6 Reasons Why Counseling Is a Saving Grace for a Troubled Marriage

Published Feb 14, 2024
6 Reasons Why Counseling Is a Saving Grace for a Troubled Marriage

When spouses cannot communicate with each other and trust is broken, they can be deceived into thinking it is easier to break up than it is to persevere. A counselor can give practical tips and strategies for each spouse to communicate and ways the other person can understand.

Marriage is a beautiful covenant between two people who love each other. It is the best example on earth of the relationship between Jesus and his bride, the church. But humans, as we have seen in Genesis in the garden of Eden, can have difficulty in their relationships. Nothing is truer than difficulties in marriage. Marriage is hard work. Marriages have ups and downs, highs and lows. But sometimes marriages can feel as if they've reached their breaking point, with no hope of ever returning to the fruitful relationship God meant it to be. God wants us to put our very best into our marriages. No couple should consider divorce until they have gone through the counseling process. Although counseling still has a stigma among Christians as for being for people who have serious psychological problems or mental illnesses, counseling can be a great tool for even the most difficult marriages. Here are six reasons why counseling is the saving grace for her troublesome marriage:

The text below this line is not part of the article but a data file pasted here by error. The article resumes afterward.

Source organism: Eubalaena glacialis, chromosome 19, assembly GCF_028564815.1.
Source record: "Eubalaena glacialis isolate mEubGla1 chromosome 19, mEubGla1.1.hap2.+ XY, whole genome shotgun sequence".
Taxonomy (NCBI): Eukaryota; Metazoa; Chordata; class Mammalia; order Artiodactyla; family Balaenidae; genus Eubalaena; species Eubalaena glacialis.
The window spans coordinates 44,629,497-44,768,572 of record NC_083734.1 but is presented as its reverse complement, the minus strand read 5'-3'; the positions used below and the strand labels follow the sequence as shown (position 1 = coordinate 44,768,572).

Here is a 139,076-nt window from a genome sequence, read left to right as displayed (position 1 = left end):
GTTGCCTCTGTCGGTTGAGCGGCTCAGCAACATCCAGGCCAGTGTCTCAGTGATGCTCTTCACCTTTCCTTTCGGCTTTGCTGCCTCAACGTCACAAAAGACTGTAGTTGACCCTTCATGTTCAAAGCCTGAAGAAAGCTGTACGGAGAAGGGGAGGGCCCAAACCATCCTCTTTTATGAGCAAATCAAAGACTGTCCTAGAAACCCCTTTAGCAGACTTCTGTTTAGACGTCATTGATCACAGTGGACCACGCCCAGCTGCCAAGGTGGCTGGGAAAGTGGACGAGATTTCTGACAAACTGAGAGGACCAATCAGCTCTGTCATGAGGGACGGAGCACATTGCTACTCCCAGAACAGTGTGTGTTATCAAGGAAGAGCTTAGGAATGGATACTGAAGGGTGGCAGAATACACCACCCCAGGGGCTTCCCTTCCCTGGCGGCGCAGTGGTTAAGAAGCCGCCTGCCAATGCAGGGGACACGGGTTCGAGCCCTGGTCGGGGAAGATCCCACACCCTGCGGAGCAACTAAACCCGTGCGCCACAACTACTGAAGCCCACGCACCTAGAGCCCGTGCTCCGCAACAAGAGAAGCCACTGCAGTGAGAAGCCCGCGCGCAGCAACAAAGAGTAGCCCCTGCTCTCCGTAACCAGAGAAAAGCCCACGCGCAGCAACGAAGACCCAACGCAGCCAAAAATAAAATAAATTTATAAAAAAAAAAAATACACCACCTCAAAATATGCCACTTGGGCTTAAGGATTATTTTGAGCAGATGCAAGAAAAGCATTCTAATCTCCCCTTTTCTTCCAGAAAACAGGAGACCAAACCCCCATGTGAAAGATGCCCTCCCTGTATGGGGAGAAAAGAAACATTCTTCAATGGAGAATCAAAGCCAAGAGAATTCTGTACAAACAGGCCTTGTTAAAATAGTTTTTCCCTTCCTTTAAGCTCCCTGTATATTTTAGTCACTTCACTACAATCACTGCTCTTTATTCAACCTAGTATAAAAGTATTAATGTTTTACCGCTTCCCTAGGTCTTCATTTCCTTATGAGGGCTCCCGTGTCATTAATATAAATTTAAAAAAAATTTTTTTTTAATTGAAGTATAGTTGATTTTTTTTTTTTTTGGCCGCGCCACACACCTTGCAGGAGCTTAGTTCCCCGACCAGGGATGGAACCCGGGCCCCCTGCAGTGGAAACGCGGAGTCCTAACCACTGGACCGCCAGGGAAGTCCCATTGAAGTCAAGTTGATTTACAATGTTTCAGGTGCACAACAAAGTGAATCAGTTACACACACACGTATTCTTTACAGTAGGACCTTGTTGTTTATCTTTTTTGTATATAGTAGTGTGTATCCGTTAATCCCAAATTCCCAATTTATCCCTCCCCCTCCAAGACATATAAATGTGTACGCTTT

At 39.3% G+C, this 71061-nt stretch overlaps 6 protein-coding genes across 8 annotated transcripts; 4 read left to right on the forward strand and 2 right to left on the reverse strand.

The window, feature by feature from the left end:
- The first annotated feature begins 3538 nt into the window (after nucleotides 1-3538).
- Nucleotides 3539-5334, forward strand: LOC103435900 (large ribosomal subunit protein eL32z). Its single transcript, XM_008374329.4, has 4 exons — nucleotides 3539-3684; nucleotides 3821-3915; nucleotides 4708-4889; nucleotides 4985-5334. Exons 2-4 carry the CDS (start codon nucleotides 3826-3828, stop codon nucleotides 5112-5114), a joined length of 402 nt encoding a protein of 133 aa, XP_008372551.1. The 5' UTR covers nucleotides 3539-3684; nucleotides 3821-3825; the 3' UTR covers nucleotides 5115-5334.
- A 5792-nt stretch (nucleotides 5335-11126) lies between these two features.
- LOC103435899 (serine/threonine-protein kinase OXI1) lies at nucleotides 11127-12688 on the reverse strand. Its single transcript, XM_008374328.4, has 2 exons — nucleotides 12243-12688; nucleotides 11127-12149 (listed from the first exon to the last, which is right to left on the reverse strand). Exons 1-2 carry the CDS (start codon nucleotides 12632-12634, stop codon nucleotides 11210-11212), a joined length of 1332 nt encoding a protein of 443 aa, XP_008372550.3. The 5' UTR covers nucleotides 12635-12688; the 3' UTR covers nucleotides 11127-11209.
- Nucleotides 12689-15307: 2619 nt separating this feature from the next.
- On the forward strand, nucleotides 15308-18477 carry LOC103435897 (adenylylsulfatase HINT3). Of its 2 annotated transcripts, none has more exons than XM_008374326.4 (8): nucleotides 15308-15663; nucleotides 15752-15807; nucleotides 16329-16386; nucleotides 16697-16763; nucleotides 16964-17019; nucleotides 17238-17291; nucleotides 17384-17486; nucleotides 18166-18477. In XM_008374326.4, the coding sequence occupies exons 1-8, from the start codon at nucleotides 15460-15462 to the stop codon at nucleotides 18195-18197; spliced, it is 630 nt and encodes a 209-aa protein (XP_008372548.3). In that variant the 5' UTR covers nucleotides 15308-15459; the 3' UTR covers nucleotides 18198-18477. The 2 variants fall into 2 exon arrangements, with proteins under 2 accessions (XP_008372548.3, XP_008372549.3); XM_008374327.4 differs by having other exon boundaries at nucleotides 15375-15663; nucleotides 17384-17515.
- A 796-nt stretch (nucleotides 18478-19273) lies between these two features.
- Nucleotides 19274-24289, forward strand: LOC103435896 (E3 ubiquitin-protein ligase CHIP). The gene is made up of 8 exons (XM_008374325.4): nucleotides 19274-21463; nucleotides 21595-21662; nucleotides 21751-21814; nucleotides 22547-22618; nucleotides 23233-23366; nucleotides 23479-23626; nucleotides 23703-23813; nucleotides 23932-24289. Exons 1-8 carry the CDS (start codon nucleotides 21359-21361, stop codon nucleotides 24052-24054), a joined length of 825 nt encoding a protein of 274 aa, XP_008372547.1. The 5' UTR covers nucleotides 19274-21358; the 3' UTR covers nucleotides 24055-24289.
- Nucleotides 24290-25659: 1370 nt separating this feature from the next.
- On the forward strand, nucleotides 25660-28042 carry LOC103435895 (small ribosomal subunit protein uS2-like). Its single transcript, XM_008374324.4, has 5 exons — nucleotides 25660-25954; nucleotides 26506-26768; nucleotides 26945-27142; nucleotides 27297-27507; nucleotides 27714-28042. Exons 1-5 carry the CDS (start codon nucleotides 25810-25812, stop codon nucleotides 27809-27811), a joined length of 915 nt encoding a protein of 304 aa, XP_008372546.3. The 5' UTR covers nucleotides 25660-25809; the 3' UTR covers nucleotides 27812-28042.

1. It helps process pain.

Each couple brings baggage into their relationship. This includes emotional trauma, childhood wounds, and emotional voids that can only be filled with Christ. However, some people try to fill it with their spouse, believing that if they just love their spouse enough and their spouse loves them, they will fill the hole in their soul that can only be filled with Christ. A counselor can help each couple process their personal pain. They may also be able to draw connections between the issues in their past and their current relationship issues. If the dots between past pain and current marriage issues are connected properly, a counselor can help couples with tools and strategies for better communication and healing past pain so that they can interact with each other in positive, healthy ways.

2. It gives hope in the future.

When a marriage is at its worst, it is easy for couples to over-dramatize, believing their marriage is unsalvageable. As long as the marriage is rooted in Christ, anything is possible. Those couples who put their hope in God can also find hope for their future as married couples. If even one spouse remains hopeful that their marriage can be saved, both spouses can work together to take responsibility for their issues, correct their behaviors, and move forward with a positive outlook for their marriage. As long as both spouses vow they will not give up and commit to persevere, there is still hope their marriage can be saved. Even a marriage destroyed by adultery can still have hope for its future. With the power of forgiveness and through Christ's sacrifice on the cross, there is nothing a couple can't endure with Christ at the center.